Created on April 18, 2012, the Calanques National Park is entering a new era ten years later. On the institutional side, its historic director, François Bland, is leaving his post and will see a successor designated by the summer. As for its president, the departmental councilor Les Républicains Didier Réault, he will be forced to leave a chair he has occupied since 2013, if he is – as he has the ambition – elected deputy in the 6and constituency of Bouches-du-Rhône.
On the public side, the summer of 2022 will be that of an even more significant revolution. That of the end of free access to the land sites of this 53,000 hectare park, located on the shores of the Mediterranean in the municipalities of Marseille, Cassis and La Ciotat.
Saturday April 9, as every year, the classic bans on access to motor vehicles come into force. First for weekends and public holidays, then, from Wednesday 1er July for each day of the week. But from the end of June, the only peri-urban national park in France will innovate with the establishment of a compulsory reservation and a visitor quota on two of its emblematic creeks: Sugiton and its neighbor Pierres-Tombées. The weekends of June 25 and 26 and July 2 and 3 will allow this new system to be tested. Which will become daily from July 9 to August 21.
Three million visitors per year
The creation of this “visit permit”free but unavoidable, is the culmination of a long process of reflection by the authorities of the park, who seek, through a “package of measures” to begin the decline in attendance estimated at three million visitors per year.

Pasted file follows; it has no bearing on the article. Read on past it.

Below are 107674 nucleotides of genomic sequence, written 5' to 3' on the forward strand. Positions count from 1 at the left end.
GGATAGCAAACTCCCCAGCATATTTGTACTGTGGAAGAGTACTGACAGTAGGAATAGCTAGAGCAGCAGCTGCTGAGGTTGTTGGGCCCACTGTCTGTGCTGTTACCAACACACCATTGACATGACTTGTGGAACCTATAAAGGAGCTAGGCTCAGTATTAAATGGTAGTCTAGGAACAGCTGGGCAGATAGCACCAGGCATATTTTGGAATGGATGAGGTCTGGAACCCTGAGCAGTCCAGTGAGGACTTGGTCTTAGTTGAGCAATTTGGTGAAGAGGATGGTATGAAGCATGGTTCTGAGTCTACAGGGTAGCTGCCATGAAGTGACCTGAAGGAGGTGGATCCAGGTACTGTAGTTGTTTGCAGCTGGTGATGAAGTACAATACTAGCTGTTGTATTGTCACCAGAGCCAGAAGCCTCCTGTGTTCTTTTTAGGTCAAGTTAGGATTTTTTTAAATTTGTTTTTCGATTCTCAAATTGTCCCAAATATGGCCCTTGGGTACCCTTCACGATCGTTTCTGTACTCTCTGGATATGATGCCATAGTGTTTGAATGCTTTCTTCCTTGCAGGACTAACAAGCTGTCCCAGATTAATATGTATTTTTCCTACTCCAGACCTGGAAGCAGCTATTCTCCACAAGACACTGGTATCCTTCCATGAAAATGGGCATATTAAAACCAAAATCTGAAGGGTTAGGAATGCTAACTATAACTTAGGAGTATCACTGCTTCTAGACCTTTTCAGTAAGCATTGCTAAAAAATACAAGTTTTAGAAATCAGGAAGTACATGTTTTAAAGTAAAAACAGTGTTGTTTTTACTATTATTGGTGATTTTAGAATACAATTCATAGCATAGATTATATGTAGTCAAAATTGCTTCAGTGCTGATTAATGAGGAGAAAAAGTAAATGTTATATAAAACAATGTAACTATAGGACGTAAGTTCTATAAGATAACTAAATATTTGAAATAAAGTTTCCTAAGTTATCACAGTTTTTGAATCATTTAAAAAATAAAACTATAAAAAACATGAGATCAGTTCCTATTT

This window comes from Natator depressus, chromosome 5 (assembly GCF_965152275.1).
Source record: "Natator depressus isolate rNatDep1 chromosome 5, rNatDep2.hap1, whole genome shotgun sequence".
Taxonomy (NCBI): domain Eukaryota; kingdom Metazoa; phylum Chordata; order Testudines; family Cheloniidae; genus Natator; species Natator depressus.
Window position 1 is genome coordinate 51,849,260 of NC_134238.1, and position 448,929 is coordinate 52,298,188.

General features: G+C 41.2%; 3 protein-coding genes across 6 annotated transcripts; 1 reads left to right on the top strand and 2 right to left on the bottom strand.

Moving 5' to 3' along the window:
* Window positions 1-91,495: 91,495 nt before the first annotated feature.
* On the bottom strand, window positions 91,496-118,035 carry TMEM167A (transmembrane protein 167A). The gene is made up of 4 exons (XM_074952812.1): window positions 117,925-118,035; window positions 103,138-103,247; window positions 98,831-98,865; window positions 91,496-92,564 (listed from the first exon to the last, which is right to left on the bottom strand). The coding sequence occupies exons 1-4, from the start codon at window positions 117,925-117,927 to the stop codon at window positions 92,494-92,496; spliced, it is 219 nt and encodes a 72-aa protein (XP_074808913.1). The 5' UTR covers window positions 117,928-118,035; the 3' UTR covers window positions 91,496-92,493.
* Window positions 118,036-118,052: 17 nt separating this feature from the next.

In December 2020, after a summer season marked by an unprecedented tourist explosion – explained in particular by foreign travel restrictions due to Covid-19 – the institution launched a so-called “demarketing” policy, affecting its communication.
The creeks of Sormiou, Morgiou or Sugiton, seeing an average of two thousand people pass by per day
Even if it remained below the records of 2020, the summer of 2021 was still marked by peaks in attendance, approaching 10,000 daily visitors on the coast. The creeks of Sormiou, Morgiou or Sugiton, seeing an average of two thousand people pass by per day. “At these levels, visitors are forced, in order to settle on the seaside coastline, to spill over into the natural environments, creating major problems of trampling and erosion, destroying the soils, the natural habitats and their capacity for natural regeneration. », emphasizes the park.
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